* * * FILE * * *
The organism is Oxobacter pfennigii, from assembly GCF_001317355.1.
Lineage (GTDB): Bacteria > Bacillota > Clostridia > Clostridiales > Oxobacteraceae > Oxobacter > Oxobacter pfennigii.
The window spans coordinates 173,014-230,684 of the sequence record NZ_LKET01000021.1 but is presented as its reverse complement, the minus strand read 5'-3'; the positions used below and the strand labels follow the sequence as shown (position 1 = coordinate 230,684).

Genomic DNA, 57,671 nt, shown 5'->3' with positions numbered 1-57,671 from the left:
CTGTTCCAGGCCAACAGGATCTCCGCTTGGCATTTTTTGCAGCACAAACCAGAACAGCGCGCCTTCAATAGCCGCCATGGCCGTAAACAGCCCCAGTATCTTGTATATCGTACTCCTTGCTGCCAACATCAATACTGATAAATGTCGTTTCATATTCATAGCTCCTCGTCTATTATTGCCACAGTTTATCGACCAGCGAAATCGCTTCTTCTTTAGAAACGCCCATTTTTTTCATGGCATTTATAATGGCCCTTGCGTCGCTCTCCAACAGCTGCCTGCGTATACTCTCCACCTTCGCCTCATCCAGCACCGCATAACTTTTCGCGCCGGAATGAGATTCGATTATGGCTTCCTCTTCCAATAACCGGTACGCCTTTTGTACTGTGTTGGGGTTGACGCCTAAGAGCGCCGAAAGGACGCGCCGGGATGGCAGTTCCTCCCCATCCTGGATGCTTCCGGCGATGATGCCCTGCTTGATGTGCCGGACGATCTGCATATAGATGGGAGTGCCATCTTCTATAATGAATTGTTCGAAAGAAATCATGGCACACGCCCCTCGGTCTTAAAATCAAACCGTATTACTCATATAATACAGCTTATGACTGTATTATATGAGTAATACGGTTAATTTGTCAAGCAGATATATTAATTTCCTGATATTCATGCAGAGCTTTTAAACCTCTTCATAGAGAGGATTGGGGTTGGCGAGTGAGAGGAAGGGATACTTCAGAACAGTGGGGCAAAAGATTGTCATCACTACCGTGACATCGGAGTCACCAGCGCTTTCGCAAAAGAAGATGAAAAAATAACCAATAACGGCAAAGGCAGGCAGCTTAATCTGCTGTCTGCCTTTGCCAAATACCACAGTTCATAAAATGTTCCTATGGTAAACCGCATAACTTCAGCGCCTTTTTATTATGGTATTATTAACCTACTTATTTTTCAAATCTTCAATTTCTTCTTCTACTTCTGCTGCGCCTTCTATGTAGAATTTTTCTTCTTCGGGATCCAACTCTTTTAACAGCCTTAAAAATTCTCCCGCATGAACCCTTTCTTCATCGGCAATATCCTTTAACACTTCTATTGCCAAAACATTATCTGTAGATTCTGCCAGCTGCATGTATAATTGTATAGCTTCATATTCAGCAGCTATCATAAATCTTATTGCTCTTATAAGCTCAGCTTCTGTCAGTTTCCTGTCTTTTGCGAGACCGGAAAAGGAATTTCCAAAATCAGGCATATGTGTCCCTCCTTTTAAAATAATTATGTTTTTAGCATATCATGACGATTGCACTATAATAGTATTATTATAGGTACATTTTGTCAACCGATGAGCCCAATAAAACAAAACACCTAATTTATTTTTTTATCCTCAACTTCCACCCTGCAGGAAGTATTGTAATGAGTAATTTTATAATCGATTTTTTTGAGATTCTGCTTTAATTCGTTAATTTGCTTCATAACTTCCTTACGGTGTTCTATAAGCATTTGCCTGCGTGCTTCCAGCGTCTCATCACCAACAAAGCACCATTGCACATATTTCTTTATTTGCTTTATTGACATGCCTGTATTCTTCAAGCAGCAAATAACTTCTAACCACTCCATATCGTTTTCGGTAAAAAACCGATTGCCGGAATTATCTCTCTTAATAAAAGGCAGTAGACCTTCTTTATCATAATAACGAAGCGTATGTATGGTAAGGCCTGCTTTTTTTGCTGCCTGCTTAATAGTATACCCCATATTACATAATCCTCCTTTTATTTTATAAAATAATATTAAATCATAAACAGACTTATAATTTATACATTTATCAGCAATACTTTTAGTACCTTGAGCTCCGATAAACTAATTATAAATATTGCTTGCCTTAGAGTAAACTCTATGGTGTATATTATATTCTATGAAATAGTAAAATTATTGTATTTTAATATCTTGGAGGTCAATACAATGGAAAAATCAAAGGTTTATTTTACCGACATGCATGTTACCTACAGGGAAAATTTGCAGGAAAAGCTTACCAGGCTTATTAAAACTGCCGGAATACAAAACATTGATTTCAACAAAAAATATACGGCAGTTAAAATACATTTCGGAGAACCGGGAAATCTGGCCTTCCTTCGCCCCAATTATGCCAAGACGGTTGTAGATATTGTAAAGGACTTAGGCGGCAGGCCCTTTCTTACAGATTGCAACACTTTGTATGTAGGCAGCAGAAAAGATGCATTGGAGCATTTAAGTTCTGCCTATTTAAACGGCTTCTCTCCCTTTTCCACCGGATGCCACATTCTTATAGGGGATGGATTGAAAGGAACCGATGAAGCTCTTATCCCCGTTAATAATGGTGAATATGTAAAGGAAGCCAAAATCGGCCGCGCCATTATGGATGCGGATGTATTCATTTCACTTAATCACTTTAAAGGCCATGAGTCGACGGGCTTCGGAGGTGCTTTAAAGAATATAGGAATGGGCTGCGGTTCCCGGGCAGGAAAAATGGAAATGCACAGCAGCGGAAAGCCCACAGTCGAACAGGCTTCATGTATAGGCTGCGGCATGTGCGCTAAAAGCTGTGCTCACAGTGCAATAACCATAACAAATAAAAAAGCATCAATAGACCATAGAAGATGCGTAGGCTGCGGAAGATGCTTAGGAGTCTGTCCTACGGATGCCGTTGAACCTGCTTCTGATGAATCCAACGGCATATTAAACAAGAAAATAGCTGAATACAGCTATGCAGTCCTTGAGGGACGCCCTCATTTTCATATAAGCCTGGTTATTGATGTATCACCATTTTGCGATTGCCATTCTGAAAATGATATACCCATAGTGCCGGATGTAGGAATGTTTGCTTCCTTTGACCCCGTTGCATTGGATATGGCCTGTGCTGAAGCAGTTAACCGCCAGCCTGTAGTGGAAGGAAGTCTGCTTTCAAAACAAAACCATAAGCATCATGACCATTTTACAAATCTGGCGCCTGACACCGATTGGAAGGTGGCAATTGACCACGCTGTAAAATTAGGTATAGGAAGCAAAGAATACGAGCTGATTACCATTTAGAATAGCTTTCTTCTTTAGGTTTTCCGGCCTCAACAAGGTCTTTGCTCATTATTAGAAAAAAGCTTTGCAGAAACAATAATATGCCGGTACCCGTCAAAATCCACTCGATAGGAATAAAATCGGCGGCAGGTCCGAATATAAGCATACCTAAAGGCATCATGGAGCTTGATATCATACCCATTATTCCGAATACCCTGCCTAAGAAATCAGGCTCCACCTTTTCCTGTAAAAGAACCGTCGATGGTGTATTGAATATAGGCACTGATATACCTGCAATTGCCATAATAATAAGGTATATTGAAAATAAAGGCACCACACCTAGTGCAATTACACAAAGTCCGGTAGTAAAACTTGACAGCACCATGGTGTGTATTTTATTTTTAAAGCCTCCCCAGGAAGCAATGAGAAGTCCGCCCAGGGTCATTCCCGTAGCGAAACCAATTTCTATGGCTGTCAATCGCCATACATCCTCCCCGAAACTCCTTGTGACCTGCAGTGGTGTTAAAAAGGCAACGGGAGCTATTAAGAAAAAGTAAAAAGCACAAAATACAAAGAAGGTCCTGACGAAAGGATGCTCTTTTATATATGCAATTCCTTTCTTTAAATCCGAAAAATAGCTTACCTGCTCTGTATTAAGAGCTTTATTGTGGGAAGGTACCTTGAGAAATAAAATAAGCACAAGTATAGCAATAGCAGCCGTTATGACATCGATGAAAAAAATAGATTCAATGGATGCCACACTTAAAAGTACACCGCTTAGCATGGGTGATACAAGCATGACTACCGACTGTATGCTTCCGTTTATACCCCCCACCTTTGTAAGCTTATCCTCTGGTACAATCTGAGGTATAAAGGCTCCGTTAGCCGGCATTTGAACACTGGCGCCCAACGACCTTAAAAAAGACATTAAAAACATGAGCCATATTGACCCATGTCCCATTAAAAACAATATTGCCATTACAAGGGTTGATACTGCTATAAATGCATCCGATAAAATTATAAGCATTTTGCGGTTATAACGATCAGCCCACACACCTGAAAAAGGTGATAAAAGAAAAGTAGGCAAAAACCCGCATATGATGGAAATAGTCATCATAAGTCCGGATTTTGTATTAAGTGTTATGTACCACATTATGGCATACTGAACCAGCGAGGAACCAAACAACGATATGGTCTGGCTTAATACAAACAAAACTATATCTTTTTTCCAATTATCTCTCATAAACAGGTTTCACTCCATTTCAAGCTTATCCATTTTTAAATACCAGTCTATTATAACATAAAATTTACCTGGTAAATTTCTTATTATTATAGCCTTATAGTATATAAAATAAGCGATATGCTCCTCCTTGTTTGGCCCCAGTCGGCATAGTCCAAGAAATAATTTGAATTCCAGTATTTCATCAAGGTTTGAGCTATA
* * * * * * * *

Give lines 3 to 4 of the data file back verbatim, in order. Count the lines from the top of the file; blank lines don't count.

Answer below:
The window spans coordinates 173,014-230,684 of the sequence record NZ_LKET01000021.1 but is presented as its reverse complement, the minus strand read 5'-3'; the positions used below and the strand labels follow the sequence as shown (position 1 = coordinate 230,684).

Genomic DNA, 57,671 nt, shown 5'->3' with positions numbered 1-57,671 from the left: